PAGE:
10 Yurts You Will Want To Live In
A traditional yurt (from the Turkics) or ger (Mongolian) is a portable, round tent covered with skins or felt and used as a dwelling by nomads in the steppes of Central Asia.
The structure comprises an angled assembly or latticework of pieces of wood or bamboo for walls, a door frame, ribs (poles, rafters), and a wheel (crown, compression ring) possibly steam-bent.
The roof structure is often self-supporting, but large yurts may have interior posts supporting the crown.
The top of the wall of self-supporting yurts is prevented from spreading by means of a tension band which opposes the force of the roof ribs.
Modern yurts may be permanently built on a wooden platform; they may use modern materials such as steam-bent wooden framing or metal framing, canvas or tarpaulin, Plexiglas dome, wire rope, or radiant insulation.
A yurt is designed to be dismantled and the parts carried compactly on camels or yaks to be rebuilt on another site.
Complete construction takes around 2 hours. Enthusiasts in other countries have taken the visual idea of the yurt—a round, semi-permanent tent—and have adapted them.
Although those structures may be copied to some extent from the originals found in Central Asia, they often have some different features in their design that adapt them to different climate and use.
Check out these 10 amazing yurts that you would quite possibly want to live in after you see them.
1, Yurts are fantastic at staying warm in the colder months! This Yurt is big enough to house a big family with ease.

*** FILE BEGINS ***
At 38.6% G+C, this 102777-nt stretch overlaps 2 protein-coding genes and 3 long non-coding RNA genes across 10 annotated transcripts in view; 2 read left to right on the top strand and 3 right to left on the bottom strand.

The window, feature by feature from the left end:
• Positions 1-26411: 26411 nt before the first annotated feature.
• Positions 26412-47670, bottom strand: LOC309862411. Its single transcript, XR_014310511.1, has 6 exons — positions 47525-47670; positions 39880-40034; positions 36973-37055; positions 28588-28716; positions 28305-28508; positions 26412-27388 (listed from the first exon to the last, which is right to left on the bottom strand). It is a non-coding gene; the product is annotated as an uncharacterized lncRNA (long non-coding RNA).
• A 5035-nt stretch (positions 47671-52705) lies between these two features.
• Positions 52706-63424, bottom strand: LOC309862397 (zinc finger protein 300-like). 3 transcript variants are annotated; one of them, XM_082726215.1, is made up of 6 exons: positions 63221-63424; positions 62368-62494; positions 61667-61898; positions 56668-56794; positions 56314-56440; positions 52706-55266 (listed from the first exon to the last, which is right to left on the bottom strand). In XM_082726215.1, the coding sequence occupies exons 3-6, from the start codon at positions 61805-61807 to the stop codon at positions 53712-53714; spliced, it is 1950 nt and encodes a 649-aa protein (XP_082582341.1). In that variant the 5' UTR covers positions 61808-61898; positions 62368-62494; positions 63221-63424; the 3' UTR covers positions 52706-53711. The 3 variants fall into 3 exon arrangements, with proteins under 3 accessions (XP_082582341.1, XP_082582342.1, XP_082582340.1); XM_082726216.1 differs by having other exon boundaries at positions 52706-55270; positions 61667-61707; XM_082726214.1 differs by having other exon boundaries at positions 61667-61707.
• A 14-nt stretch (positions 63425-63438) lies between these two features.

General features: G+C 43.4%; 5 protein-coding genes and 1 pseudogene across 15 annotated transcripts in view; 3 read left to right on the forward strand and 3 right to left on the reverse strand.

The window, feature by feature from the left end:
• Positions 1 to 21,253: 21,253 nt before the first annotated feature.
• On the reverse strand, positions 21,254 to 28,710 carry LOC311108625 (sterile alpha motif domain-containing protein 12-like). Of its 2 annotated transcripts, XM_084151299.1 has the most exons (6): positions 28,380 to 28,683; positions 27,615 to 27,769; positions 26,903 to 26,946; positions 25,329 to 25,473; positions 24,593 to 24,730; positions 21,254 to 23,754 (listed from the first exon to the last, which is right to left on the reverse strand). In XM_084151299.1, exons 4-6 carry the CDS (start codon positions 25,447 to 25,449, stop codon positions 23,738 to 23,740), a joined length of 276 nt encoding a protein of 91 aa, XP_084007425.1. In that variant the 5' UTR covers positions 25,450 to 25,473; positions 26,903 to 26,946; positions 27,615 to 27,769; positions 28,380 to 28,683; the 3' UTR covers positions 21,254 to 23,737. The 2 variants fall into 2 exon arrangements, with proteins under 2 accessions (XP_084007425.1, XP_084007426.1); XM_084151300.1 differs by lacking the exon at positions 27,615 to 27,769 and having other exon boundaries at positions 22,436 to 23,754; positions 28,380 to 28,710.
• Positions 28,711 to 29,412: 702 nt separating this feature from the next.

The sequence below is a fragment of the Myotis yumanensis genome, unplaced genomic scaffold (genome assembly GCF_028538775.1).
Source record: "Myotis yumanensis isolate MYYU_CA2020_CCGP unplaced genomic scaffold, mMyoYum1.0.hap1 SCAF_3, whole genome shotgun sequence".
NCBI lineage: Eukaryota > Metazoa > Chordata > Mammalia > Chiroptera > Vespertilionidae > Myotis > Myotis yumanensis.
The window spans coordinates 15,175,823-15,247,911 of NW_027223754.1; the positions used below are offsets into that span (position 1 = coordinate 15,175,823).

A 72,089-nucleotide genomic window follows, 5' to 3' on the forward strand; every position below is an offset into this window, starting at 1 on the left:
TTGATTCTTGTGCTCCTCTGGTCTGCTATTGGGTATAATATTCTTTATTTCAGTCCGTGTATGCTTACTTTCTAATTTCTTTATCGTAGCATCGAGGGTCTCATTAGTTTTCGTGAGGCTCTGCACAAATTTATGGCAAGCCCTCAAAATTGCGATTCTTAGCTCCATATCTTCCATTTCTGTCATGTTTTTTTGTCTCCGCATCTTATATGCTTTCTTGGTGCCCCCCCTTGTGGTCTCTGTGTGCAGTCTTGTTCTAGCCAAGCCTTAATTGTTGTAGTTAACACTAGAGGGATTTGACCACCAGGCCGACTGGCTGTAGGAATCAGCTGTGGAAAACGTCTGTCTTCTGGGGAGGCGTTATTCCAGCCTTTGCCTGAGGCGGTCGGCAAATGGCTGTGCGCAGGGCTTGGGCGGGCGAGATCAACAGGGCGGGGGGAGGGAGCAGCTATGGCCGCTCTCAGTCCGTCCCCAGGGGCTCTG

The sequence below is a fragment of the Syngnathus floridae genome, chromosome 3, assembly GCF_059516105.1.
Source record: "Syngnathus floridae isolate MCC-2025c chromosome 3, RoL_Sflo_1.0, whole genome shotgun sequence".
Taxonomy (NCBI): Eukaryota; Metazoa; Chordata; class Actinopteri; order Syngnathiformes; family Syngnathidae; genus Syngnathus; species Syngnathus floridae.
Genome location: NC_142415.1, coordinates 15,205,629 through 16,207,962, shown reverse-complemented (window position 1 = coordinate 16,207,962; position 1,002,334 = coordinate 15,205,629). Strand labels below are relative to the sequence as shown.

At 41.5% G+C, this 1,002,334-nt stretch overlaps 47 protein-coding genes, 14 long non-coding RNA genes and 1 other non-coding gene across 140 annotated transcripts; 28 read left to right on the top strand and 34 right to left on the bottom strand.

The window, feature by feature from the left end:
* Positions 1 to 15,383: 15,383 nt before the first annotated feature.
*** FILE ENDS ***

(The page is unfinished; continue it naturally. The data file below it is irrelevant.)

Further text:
2, If you have a passion for excellence, you’ll love the Eagle Yurts. They are medium sized which can house a small family.
3, This Yurt named “The Sparrow” because it’s small, but strong. Available in 12′ and 14′ diameters.
4, A Mongolian yurt is primarily insulated with wool blankets. They are cheap and very easy to dismantle and move elsewhere.
5, A Yurt by a lake is probably one of the prettiest things you can picture when thinking about living off grid!
6, There’s something lovely about the gas lamps, woodburning stove to keep your group warm on the rug-strewn wooden floor
7, Inside a Yurt is just as pretty, if not more pretty than the outside. The wood and the fabric really make this welcoming and homely!
8, The typical single-room construction of a yurt means that modern conveniences, such as a bathroom or a garage addition, often are secondary structures incorporated into the overall design. This Alaskan home features a yurt perched atop a two-story garage and workshop.
9, Elevated platform yurt with popular ‘Desert’ color theme
10, Glass top Yurt with a view! It’s not for rent, sadly–at least that I’m aware of–but check out this glass and stone yurt built by Micky Muennig in Big Sur in 1976.
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